Can I hang a pull-up bar from my floor joists, or should I?
May 20, 2011 7:02 AM   Subscribe

I would like to hang a pullup bar in my basement. The best thing would be to hang it from the floor joists. Could I drill a hole in the joists to hang the bar, or do I need to use some sort of hanger?

If I can drill a hole without damaging my house's structure, how big a hole is acceptable? These are 2X12 joists.
posted by OmieWise to Home & Garden (17 answers total) 2 users marked this as a favorite
The best way to do this, I would think, is to drill a hole large enough to push the pullup bar through. If the bar is 1-inch in diameter, one-inch holes won't affect the integrity of the floor joists.
posted by dfriedman at 7:09 AM on May 20, 2011

Of course, my solution assumes that there is enough space above the joists to do this. That may not be the case now that I think about it.
posted by dfriedman at 7:10 AM on May 20, 2011


2x12 is (almost certainly) overbuilt, meaning you can (almost certainly) drill a couple of holes. For size reference, have a look at the holes that are drilled in your floor joists for water service / plumbing / electrical service.

Having said that, be smart about it: don't drill where there are already holes for plumbing or electric. If you can find convenient joists that don't already have any holes in them, those would be best.

Again, to be safe: If you want to put in a bar that is a diameter larger than any of the holes you see, consider drilling to put in mounting bolts to which you will attach the bar, rather than drilling out the diameter of the bar itself.
posted by gauche at 7:11 AM on May 20, 2011

Keep the hole towards the middle of the joist, and especially avoid putting it right near the bottom. It will be fine.
posted by jon1270 at 7:19 AM on May 20, 2011

Here (PDF) are some guidelines that seem reasonable - for a round hole in the center of a 12" joist, looks like it ought to be no bigger than 4" with no part closer than 2" from the edge of the joist.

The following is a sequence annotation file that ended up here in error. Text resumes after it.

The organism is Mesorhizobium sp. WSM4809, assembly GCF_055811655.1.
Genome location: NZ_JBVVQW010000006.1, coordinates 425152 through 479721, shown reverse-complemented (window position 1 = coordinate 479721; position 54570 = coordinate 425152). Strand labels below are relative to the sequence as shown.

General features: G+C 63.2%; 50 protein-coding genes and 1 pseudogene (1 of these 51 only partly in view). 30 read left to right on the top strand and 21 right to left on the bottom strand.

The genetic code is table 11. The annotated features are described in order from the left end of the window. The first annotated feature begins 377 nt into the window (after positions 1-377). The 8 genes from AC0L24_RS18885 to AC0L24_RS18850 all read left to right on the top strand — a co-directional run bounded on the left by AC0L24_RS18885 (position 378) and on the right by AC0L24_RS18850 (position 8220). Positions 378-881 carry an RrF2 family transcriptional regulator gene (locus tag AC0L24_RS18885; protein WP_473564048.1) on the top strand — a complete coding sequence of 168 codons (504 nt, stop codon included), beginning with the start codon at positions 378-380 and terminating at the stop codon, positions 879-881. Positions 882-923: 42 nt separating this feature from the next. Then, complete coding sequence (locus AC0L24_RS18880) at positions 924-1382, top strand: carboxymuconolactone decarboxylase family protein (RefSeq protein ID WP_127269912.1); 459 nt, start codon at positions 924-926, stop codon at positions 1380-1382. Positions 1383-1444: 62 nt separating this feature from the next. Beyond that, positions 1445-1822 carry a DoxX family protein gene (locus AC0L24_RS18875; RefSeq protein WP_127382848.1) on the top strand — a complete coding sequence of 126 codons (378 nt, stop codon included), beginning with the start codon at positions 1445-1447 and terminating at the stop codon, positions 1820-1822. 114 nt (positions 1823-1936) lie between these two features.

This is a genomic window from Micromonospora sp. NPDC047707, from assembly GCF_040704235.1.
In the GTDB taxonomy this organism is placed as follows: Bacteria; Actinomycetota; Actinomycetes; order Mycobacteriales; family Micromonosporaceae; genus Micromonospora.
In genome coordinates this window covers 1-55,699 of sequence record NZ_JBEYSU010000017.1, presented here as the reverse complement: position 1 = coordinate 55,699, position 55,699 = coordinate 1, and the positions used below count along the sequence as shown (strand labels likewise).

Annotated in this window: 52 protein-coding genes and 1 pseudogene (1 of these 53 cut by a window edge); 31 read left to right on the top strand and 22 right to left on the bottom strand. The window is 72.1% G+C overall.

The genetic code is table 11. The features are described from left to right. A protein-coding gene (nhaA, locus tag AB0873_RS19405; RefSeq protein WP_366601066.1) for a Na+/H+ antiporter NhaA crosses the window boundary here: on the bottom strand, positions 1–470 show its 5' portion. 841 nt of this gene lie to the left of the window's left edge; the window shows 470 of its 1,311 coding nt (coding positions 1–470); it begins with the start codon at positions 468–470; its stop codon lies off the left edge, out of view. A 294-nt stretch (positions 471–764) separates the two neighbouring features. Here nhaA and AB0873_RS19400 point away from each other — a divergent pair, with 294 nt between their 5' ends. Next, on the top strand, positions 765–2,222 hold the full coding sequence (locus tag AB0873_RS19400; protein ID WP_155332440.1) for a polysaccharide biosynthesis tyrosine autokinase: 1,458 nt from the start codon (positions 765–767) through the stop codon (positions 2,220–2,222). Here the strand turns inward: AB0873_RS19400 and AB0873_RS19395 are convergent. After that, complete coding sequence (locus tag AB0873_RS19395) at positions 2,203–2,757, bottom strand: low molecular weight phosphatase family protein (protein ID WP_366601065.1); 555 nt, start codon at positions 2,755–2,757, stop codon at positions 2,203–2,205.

posted by exogenous at 7:20 AM on May 20, 2011

You should be able to do what you want to do with the following caveats. Do not drill into the bottom one half of the joist. You need some "meat" under the bar for your pull-ups. Next, besure to drill a hole that is about one and one half times the diameter of the pipe. Because the pipe will be longer than the space between the joists, you will want to approach the hole at an angle to get the pipe into place. The alternative is to make the pipe out of two pieces connected by a pipe joint. Slip the pipes into each hole and then screw them together in the middle.

This is the time to buy that angle driver you have always wanted, so you can drill the holes more easily.
posted by Old Geezer at 7:21 AM on May 20, 2011

Where is your head going to go with this pullup bar? It would be really close to the ceiling no?

What I would do is get 2 pieces of, say, 2x8, maybe 18" long. I'd screw them to the joists with 12" of their length hanging down. Plenty of screws. Then I'd drill holes in these and put the hang up bar through. Should give you plenty of head room.
posted by RustyBrooks at 7:22 AM on May 20, 2011 [2 favorites]

Drilling holes in the joists is not a problem. But like others have said you don't want to put the holes right at the bottom, and you're running out of space for your head. Probably the simplest way to install this is to run a pair of nice fat bolts into adjacent joists and hang the bar from them with a loop of wire or cable.
posted by nangar at 7:33 AM on May 20, 2011

RustyBrooks has the approach I would take:

Make a 2x4 hanger. Scab a couple of 2x4 vertically on the joists. Pre-drill your holes for the bar.